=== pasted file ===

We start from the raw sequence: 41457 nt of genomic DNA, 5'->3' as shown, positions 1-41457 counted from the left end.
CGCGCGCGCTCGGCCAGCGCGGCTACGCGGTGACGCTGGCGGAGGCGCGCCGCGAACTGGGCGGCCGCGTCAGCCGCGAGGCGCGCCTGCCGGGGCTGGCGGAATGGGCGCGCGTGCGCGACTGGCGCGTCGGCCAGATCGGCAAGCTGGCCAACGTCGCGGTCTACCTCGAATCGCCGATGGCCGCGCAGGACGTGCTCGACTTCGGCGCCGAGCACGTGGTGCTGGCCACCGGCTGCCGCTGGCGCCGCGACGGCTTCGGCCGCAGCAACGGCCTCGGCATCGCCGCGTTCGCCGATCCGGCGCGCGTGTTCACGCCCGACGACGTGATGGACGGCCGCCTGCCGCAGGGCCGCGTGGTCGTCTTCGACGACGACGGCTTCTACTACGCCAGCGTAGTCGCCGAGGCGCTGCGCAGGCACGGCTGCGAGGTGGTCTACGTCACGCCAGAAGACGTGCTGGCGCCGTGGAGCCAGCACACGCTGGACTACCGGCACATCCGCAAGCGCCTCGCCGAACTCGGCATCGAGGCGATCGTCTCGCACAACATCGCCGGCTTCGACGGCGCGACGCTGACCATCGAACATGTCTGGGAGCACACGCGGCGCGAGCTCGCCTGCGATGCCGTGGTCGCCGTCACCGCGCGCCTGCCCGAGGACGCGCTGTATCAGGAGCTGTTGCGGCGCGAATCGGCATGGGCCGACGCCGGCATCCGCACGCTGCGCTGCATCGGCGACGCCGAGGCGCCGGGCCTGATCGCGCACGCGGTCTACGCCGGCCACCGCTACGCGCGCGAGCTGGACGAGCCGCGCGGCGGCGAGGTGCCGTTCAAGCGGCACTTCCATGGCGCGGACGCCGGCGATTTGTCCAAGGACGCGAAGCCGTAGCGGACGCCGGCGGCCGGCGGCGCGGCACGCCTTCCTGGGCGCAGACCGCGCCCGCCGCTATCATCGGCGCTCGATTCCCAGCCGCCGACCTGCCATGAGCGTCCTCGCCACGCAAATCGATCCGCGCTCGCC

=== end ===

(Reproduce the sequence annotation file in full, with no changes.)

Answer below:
We start from the raw sequence: 41457 nt of genomic DNA, 5'->3' as shown, positions 1-41457 counted from the left end.
CGCGCGCGCTCGGCCAGCGCGGCTACGCGGTGACGCTGGCGGAGGCGCGCCGCGAACTGGGCGGCCGCGTCAGCCGCGAGGCGCGCCTGCCGGGGCTGGCGGAATGGGCGCGCGTGCGCGACTGGCGCGTCGGCCAGATCGGCAAGCTGGCCAACGTCGCGGTCTACCTCGAATCGCCGATGGCCGCGCAGGACGTGCTCGACTTCGGCGCCGAGCACGTGGTGCTGGCCACCGGCTGCCGCTGGCGCCGCGACGGCTTCGGCCGCAGCAACGGCCTCGGCATCGCCGCGTTCGCCGATCCGGCGCGCGTGTTCACGCCCGACGACGTGATGGACGGCCGCCTGCCGCAGGGCCGCGTGGTCGTCTTCGACGACGACGGCTTCTACTACGCCAGCGTAGTCGCCGAGGCGCTGCGCAGGCACGGCTGCGAGGTGGTCTACGTCACGCCAGAAGACGTGCTGGCGCCGTGGAGCCAGCACACGCTGGACTACCGGCACATCCGCAAGCGCCTCGCCGAACTCGGCATCGAGGCGATCGTCTCGCACAACATCGCCGGCTTCGACGGCGCGACGCTGACCATCGAACATGTCTGGGAGCACACGCGGCGCGAGCTCGCCTGCGATGCCGTGGTCGCCGTCACCGCGCGCCTGCCCGAGGACGCGCTGTATCAGGAGCTGTTGCGGCGCGAATCGGCATGGGCCGACGCCGGCATCCGCACGCTGCGCTGCATCGGCGACGCCGAGGCGCCGGGCCTGATCGCGCACGCGGTCTACGCCGGCCACCGCTACGCGCGCGAGCTGGACGAGCCGCGCGGCGGCGAGGTGCCGTTCAAGCGGCACTTCCATGGCGCGGACGCCGGCGATTTGTCCAAGGACGCGAAGCCGTAGCGGACGCCGGCGGCCGGCGGCGCGGCACGCCTTCCTGGGCGCAGACCGCGCCCGCCGCTATCATCGGCGCTCGATTCCCAGCCGCCGACCTGCCATGAGCGTCCTCGCCACGCAAATCGATCCGCGCTCGCC